Helen: There's some new research from the Young Women's Trust, which has looked particularly at young mothers, found a third of young mothers are having to go without food to try and keep their children fed. So I was hearing one of these young women talking. And she was saying, she makes sure her little girl always has enough food, she is sometimes having one meal a day, if that, she's having a pack of crisps a day, to try and keep herself going. You've got lots and lots of people doing that. There was another story, a six year old girl was keeping a torch by her bed because if she needed to get up in the night, she didn't want to turn the lights on, because she knew her mum was struggling to pay the electric.
And stories about people are swapping tips saying that you can put a bowl of water outside with a black plastic sack on it, it'll warm through enough for you to do the washing up later. The London fire brigade has had to issue a warning saying please don't start fires in your homes to keep warm, because it's really dangerous. We've got quite a few food banks now saying that they are having to give out cold boxes, because the people that they are working with, can't afford to cook. And actually, you've also got now even more than that, people are unplugging the fridge because they can't afford to pay the electric bill, which means that food is going off, but either they don't eat or they're so hungry, they eat it anyway and get ill. There are just these proper horror stories. And these are these are no longer rare. These are things that you're hearing consistently from different charities from different people who are supporting people that this this is becoming a norm in certain parts of our society, which is obviously unacceptable. And just appalling, really frightening I think.
Mubin: Yeah it feels completely Dickensian some of these in a sort of modern-day setting. And you touched on young women there, but are there particular groups who are facing more pressures?
Helen: Yeah, definitely, I mean, so one of the things that comes through most consistently in a lot of the research is that some black and minority ethnic groups, all the things I've talked about, are even worse for some of those groups, and that's particularly Pakistani, Bangladeshi, and the black groups. People from those groups are disproportionately likely to be low paid to have periods of unemployment. You often see this actually with recessions - which we haven't technically had, but we have effectively had - that recessions tend to affect people from those groups most strongly. And there is a longer what they call the scarring effect. So the impact on your chances of being in work and on your pay, it's worse, and it lasts longer for those groups.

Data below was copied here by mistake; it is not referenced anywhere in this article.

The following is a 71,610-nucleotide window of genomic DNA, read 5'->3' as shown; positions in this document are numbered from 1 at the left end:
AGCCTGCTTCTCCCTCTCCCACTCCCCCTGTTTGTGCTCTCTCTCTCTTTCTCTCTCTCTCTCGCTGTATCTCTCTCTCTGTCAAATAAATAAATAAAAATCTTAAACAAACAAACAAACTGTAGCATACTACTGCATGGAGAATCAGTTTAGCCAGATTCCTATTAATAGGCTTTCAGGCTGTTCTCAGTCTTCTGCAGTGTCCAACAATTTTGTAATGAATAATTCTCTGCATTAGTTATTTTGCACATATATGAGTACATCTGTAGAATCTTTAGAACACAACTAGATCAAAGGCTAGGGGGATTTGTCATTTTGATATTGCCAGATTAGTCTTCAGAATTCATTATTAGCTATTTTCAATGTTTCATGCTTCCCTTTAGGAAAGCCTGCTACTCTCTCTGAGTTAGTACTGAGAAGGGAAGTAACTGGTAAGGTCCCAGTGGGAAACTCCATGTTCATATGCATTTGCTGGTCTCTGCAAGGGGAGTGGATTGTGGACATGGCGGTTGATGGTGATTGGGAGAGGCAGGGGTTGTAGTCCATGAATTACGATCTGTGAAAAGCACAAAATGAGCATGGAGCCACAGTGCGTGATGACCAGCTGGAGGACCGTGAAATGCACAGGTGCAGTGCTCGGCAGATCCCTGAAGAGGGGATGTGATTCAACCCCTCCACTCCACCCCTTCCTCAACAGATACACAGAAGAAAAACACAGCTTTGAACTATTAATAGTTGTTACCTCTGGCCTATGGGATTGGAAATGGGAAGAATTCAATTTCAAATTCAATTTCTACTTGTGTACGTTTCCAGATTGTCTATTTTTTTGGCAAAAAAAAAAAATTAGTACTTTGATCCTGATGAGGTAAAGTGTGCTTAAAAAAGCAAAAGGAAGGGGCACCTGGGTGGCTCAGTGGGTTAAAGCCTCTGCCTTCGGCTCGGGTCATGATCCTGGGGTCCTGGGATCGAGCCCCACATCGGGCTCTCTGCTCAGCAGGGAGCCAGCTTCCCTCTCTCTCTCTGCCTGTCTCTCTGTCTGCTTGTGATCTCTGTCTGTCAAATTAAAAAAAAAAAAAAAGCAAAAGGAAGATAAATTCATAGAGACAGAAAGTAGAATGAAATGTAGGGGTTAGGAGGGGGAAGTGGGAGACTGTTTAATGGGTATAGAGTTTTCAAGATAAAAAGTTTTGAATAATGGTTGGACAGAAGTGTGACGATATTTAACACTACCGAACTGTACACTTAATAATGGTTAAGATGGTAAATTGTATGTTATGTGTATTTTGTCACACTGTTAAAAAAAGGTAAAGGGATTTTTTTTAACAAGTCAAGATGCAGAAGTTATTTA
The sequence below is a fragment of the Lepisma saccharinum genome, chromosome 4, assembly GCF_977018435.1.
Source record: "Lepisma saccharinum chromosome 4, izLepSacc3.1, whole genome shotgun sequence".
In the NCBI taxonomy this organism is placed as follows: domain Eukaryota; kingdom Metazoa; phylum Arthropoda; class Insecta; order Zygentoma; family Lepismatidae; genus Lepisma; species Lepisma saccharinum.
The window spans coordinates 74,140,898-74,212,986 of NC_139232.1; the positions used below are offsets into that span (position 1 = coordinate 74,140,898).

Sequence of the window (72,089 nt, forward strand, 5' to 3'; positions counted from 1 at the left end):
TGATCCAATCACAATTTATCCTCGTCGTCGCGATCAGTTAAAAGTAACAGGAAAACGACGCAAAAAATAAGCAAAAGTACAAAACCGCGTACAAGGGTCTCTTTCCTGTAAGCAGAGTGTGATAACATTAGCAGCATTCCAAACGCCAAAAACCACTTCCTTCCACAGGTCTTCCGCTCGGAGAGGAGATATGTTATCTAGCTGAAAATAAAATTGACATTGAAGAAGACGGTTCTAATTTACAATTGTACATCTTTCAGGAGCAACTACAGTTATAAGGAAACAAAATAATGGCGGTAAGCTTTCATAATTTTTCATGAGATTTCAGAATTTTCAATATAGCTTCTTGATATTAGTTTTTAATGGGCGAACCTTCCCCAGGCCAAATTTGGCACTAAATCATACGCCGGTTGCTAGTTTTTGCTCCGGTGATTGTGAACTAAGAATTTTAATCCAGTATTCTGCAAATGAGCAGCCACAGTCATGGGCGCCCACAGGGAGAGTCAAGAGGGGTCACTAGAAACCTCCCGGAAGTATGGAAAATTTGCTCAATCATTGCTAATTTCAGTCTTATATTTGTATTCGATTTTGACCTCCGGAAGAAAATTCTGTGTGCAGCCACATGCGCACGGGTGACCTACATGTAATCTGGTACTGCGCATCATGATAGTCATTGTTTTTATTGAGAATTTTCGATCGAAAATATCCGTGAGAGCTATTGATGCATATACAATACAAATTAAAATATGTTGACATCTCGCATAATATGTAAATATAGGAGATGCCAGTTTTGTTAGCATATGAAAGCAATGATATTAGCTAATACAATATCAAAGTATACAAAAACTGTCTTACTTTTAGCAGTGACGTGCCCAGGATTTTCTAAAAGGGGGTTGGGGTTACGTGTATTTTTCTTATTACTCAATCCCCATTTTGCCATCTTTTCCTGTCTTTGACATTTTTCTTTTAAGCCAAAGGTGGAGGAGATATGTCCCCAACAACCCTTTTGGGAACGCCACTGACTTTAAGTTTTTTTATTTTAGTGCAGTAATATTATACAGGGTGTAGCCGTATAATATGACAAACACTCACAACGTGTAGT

Similarly, in the housing market, so people from those exact same groups are more likely to be facing high housing costs, and to live in lower quality homes. You've got with Social Security, I talked about the benefit cap this particularly egregious policy, disproportionately, it is families in some of these ethnic minority groups who are being caught by that. So definitely there is a real racial injustice, dimension that goes through a lot of this.
And women also, particularly in single parents. It's getting on for half of single parent families are in poverty, pre pandemic you had a lot more single parents in poverty and couple parents, that has got worse again, over the pandemic. And so you've got single parent families really struggling, because obviously, getting enough work at the right pay, and paying the bills is just incredibly hard, if it's just you, and you're on your own. And people in private rented homes, that's the other group, again, disproportionately likely to be low paid, facing high housing costs. And obviously, trying to save for a deposit or save for anything, is incredibly difficult if you are not able to even just cover your bills, week by week, month by month.